An exclusive Saleen-designed Front Engine Accessory Drive (FEAD) system results in an extremely compact engine, allowing for better packaging and overall weight distribution. The V8 incorporates a unique Saleen-designed side-mounted water pump, a belt-driven camshaft drive and a Saleen-engineered dry sump oil delivery system.
The engine's mid-chassis placement optimizes weight distribution and center of gravity, making room for an unusually tall engine that allows for a very efficient induction system. Air enters a roof intake, passes through a 90-mm mass air meter and feeds into a carbon fiber plenum. From the plenum the air is routed to the twin ball bearing turbos, is pressurized to 5.5 psi max and then passes through an oval-bore throttle body into an aluminum intake manifold with eight individual runners.
To feed juice to this setup, the injection system includes dual electric fuel pumps and high-capacity, return-less, 52 lb/hr fuel injectors.
Neatly engineered and integrated into the S7’s stainless steel, dual, high-flow exhaust system are two, twin-ball-bearing, water-cooled Saleen-Garrett turbos, featuring 44-mm wastegates.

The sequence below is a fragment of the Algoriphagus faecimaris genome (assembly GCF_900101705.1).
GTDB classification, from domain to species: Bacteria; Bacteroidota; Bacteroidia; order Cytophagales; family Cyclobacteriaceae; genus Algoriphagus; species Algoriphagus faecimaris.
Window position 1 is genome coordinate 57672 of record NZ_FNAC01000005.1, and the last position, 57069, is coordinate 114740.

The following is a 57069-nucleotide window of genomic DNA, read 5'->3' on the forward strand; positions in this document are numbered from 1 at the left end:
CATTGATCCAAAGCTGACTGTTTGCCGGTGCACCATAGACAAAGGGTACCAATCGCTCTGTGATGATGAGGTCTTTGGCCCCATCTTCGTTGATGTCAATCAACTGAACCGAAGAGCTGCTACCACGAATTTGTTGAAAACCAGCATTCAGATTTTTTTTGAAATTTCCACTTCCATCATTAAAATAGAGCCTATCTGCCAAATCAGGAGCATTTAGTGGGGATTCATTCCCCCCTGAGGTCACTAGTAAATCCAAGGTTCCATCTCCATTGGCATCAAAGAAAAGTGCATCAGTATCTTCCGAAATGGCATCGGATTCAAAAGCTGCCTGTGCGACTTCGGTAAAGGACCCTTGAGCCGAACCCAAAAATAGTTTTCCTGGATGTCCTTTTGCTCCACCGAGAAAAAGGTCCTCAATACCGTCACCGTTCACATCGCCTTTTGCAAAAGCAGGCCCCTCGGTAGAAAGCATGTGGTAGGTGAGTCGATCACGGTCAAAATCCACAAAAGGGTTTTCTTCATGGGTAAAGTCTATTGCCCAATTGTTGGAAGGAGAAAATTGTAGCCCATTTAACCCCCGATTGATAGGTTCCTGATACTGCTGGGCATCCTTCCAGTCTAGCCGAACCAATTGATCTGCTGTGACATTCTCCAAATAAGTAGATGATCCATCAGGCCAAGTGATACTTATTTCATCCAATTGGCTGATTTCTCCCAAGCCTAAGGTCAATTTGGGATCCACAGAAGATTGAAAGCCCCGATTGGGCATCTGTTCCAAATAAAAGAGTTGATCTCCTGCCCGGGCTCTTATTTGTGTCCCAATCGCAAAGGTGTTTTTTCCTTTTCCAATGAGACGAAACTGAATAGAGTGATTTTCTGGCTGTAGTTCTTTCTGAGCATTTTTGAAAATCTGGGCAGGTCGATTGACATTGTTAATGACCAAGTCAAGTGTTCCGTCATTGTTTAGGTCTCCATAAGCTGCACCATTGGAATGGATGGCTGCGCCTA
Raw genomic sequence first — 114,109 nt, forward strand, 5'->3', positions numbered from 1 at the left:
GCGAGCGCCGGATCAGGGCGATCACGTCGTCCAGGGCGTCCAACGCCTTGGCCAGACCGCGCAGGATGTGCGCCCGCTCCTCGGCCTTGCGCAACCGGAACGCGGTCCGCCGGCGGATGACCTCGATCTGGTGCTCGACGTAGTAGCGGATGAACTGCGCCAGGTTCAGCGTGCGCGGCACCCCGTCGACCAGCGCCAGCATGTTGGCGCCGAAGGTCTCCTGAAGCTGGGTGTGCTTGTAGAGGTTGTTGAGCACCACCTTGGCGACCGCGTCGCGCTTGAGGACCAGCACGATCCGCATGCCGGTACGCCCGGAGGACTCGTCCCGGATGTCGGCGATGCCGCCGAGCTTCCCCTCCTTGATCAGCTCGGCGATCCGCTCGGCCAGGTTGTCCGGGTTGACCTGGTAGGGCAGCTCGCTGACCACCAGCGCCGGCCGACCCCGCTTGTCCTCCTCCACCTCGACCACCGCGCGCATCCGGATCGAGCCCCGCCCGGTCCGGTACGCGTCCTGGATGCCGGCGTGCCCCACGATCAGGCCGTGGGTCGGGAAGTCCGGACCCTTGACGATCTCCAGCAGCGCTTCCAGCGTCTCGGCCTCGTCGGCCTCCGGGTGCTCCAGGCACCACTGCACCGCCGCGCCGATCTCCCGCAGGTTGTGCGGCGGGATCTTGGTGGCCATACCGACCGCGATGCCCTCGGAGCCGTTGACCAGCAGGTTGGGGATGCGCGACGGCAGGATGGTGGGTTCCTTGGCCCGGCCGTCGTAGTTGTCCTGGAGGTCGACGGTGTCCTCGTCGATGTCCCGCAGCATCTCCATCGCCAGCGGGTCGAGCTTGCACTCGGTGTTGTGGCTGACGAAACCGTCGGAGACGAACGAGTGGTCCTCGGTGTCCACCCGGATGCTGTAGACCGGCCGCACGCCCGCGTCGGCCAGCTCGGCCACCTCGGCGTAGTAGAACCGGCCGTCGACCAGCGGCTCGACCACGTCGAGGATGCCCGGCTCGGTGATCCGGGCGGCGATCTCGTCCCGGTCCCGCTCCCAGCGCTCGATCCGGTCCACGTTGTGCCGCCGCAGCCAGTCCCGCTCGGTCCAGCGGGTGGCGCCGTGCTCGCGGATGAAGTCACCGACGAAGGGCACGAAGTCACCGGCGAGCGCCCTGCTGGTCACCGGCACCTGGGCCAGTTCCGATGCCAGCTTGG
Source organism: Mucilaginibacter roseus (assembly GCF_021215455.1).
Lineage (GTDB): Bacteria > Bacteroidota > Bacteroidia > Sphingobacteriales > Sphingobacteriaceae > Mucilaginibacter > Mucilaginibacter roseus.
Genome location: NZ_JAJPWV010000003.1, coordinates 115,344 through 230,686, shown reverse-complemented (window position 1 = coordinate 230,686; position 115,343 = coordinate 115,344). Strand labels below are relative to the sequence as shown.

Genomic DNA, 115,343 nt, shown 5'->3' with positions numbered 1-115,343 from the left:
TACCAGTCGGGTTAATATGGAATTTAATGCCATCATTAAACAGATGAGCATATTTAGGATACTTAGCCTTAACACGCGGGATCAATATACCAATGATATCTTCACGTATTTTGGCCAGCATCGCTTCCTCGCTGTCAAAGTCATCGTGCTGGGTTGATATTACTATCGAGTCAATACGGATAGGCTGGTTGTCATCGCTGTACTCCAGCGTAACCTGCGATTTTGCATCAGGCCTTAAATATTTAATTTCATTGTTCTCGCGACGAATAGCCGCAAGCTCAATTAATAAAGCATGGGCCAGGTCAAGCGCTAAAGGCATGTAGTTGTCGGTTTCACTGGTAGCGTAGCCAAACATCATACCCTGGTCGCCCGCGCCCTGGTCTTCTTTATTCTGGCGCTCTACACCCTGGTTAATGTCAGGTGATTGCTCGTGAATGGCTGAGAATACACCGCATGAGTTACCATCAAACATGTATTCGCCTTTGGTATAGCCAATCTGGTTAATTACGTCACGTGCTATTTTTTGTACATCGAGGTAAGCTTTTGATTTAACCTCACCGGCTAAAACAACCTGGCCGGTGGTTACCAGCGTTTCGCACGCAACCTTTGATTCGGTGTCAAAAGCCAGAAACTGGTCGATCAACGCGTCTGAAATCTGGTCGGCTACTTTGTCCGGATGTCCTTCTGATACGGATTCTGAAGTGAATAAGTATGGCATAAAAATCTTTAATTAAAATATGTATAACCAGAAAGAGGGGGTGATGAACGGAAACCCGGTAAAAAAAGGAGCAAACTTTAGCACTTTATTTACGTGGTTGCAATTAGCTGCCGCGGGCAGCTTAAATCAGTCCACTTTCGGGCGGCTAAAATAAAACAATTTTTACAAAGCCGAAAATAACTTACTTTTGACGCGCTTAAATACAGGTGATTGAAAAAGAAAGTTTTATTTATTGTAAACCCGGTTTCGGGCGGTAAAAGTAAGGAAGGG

The four exhaust pipes from each bank of cylinders merge into a race-car-like high-efficiency collector. In addition, the exhaust incorporates dual catalysts per cylinder bank, EGR and those aforementioned twin wastegates. And because Saleen believes in power and clean air, the emission control system features dual, heated oxygen sensors per cylinder bank and a high-volume evaporative emission system along with those four catalysts. Oh, and for good measure and clean air, the system is OBD-II compliant.
When Saleen’s engineers originally laid out the architecture of the S7’s 7-liter V8, they purposely over designed all the major components because they knew the car would be raced, and they were also planning ahead for future increased street performance. So one of the few internal changes to the twin-turbo engine is a swap from hydraulic to solid lifters. This change allows the engine to rev higher and “harder.” Solid lifers don’t “pump up” and “float” like hydraulic lifters can at high rpm, and they also allow more aggressive cam profiles, which results in more horsepower at the top end. As with the previous hydraulic tappets, the valves are actuated by low-friction roller rockers.
As is typical with turbocharged engines, the compression ratio has been lowered. It drops from a very high 12.0:1 in the previous naturally aspirated V8 to a still high 11.0:1. And for increased durability, Saleen engineers also added oil squirters to cool the undersides of the pistons.
A Saleen PowerFlash™ performance computer, recalibrated for 2005, handles engine management. The ignition system is integrated coil-on-plug.
A new-generation six-speed transaxle, with a unique Saleen bell housing, transfers power to the wheels. The clutch is an organic/metallic 8.0-inch, twin-plate unit with hydraulic actuation.
And if you need any more proof of how Saleen engineers sweat the details, the stroke of the already short-stroke shifter has been furthered shortened for improved shifting feel. Say that five times fast, once for each gear change!
Chassis, Suspension & Brakes